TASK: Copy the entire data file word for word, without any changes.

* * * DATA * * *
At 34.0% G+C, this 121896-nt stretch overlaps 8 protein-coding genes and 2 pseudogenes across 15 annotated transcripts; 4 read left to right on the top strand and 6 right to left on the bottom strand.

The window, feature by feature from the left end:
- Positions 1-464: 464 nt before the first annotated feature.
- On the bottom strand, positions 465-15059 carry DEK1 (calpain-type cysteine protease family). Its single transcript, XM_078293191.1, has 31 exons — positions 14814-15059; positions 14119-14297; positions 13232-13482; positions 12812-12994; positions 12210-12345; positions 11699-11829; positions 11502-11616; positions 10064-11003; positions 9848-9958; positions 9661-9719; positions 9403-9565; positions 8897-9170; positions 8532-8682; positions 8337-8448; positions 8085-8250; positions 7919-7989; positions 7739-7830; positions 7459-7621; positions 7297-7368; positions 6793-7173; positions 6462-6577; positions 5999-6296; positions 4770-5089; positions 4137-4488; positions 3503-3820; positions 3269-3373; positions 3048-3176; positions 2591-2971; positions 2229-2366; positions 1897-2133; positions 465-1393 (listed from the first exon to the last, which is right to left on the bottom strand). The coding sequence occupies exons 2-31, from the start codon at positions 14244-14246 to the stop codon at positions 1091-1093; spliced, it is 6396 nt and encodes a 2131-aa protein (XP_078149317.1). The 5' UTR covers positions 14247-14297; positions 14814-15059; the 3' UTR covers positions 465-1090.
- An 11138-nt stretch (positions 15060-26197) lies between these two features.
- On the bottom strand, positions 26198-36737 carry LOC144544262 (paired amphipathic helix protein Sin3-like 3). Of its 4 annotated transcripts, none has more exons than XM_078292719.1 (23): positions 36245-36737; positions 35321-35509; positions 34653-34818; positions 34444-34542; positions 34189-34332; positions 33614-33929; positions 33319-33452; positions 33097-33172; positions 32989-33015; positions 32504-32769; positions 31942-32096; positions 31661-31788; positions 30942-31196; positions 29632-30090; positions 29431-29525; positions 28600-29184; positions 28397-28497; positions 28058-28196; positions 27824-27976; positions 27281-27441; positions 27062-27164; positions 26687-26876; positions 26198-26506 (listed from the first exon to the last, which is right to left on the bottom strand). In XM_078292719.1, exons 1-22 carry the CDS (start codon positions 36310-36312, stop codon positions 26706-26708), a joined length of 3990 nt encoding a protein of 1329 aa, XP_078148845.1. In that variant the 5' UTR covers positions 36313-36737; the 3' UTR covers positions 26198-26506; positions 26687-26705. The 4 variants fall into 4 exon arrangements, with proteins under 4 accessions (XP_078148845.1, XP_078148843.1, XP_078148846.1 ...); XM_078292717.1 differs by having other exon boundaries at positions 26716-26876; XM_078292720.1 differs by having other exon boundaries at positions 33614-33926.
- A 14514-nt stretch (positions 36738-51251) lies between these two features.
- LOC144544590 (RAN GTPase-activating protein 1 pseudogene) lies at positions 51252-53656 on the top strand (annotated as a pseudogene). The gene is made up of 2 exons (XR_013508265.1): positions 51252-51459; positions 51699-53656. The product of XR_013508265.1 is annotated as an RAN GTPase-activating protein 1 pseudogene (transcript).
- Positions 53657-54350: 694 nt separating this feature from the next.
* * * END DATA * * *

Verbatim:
At 34.0% G+C, this 121896-nt stretch overlaps 8 protein-coding genes and 2 pseudogenes across 15 annotated transcripts; 4 read left to right on the top strand and 6 right to left on the bottom strand.

The window, feature by feature from the left end:
- Positions 1-464: 464 nt before the first annotated feature.
- On the bottom strand, positions 465-15059 carry DEK1 (calpain-type cysteine protease family). Its single transcript, XM_078293191.1, has 31 exons — positions 14814-15059; positions 14119-14297; positions 13232-13482; positions 12812-12994; positions 12210-12345; positions 11699-11829; positions 11502-11616; positions 10064-11003; positions 9848-9958; positions 9661-9719; positions 9403-9565; positions 8897-9170; positions 8532-8682; positions 8337-8448; positions 8085-8250; positions 7919-7989; positions 7739-7830; positions 7459-7621; positions 7297-7368; positions 6793-7173; positions 6462-6577; positions 5999-6296; positions 4770-5089; positions 4137-4488; positions 3503-3820; positions 3269-3373; positions 3048-3176; positions 2591-2971; positions 2229-2366; positions 1897-2133; positions 465-1393 (listed from the first exon to the last, which is right to left on the bottom strand). The coding sequence occupies exons 2-31, from the start codon at positions 14244-14246 to the stop codon at positions 1091-1093; spliced, it is 6396 nt and encodes a 2131-aa protein (XP_078149317.1). The 5' UTR covers positions 14247-14297; positions 14814-15059; the 3' UTR covers positions 465-1090.
- An 11138-nt stretch (positions 15060-26197) lies between these two features.
- On the bottom strand, positions 26198-36737 carry LOC144544262 (paired amphipathic helix protein Sin3-like 3). Of its 4 annotated transcripts, none has more exons than XM_078292719.1 (23): positions 36245-36737; positions 35321-35509; positions 34653-34818; positions 34444-34542; positions 34189-34332; positions 33614-33929; positions 33319-33452; positions 33097-33172; positions 32989-33015; positions 32504-32769; positions 31942-32096; positions 31661-31788; positions 30942-31196; positions 29632-30090; positions 29431-29525; positions 28600-29184; positions 28397-28497; positions 28058-28196; positions 27824-27976; positions 27281-27441; positions 27062-27164; positions 26687-26876; positions 26198-26506 (listed from the first exon to the last, which is right to left on the bottom strand). In XM_078292719.1, exons 1-22 carry the CDS (start codon positions 36310-36312, stop codon positions 26706-26708), a joined length of 3990 nt encoding a protein of 1329 aa, XP_078148845.1. In that variant the 5' UTR covers positions 36313-36737; the 3' UTR covers positions 26198-26506; positions 26687-26705. The 4 variants fall into 4 exon arrangements, with proteins under 4 accessions (XP_078148845.1, XP_078148843.1, XP_078148846.1 ...); XM_078292717.1 differs by having other exon boundaries at positions 26716-26876; XM_078292720.1 differs by having other exon boundaries at positions 33614-33926.
- A 14514-nt stretch (positions 36738-51251) lies between these two features.
- LOC144544590 (RAN GTPase-activating protein 1 pseudogene) lies at positions 51252-53656 on the top strand (annotated as a pseudogene). The gene is made up of 2 exons (XR_013508265.1): positions 51252-51459; positions 51699-53656. The product of XR_013508265.1 is annotated as an RAN GTPase-activating protein 1 pseudogene (transcript).
- Positions 53657-54350: 694 nt separating this feature from the next.